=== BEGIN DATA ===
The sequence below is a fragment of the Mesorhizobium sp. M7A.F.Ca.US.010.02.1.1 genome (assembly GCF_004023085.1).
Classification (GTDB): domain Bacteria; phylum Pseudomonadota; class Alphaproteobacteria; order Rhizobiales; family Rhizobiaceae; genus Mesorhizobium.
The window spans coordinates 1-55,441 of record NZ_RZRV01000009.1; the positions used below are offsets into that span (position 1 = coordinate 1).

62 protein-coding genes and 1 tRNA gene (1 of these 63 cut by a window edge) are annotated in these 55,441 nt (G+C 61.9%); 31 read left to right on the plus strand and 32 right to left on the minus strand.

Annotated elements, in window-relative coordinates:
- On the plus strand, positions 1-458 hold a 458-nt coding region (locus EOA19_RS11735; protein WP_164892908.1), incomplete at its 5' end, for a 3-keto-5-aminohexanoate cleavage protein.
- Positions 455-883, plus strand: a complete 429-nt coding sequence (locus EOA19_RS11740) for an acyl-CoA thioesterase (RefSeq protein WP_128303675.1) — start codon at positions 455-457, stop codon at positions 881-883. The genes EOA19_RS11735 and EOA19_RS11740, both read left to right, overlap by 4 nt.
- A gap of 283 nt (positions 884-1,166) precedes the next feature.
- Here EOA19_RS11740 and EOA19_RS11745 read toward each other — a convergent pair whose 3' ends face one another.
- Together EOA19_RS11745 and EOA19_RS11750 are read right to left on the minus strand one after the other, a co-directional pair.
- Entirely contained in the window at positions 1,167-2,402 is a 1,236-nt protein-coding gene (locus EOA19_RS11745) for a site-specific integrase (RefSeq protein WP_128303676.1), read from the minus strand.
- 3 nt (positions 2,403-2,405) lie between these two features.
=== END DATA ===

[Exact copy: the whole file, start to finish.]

The sequence below is a fragment of the Mesorhizobium sp. M7A.F.Ca.US.010.02.1.1 genome (assembly GCF_004023085.1).
Classification (GTDB): domain Bacteria; phylum Pseudomonadota; class Alphaproteobacteria; order Rhizobiales; family Rhizobiaceae; genus Mesorhizobium.
The window spans coordinates 1-55,441 of record NZ_RZRV01000009.1; the positions used below are offsets into that span (position 1 = coordinate 1).

62 protein-coding genes and 1 tRNA gene (1 of these 63 cut by a window edge) are annotated in these 55,441 nt (G+C 61.9%); 31 read left to right on the plus strand and 32 right to left on the minus strand.

Annotated elements, in window-relative coordinates:
- On the plus strand, positions 1-458 hold a 458-nt coding region (locus EOA19_RS11735; protein WP_164892908.1), incomplete at its 5' end, for a 3-keto-5-aminohexanoate cleavage protein.
- Positions 455-883, plus strand: a complete 429-nt coding sequence (locus EOA19_RS11740) for an acyl-CoA thioesterase (RefSeq protein WP_128303675.1) — start codon at positions 455-457, stop codon at positions 881-883. The genes EOA19_RS11735 and EOA19_RS11740, both read left to right, overlap by 4 nt.
- A gap of 283 nt (positions 884-1,166) precedes the next feature.
- Here EOA19_RS11740 and EOA19_RS11745 read toward each other — a convergent pair whose 3' ends face one another.
- Together EOA19_RS11745 and EOA19_RS11750 are read right to left on the minus strand one after the other, a co-directional pair.
- Entirely contained in the window at positions 1,167-2,402 is a 1,236-nt protein-coding gene (locus EOA19_RS11745) for a site-specific integrase (RefSeq protein WP_128303676.1), read from the minus strand.
- 3 nt (positions 2,403-2,405) lie between these two features.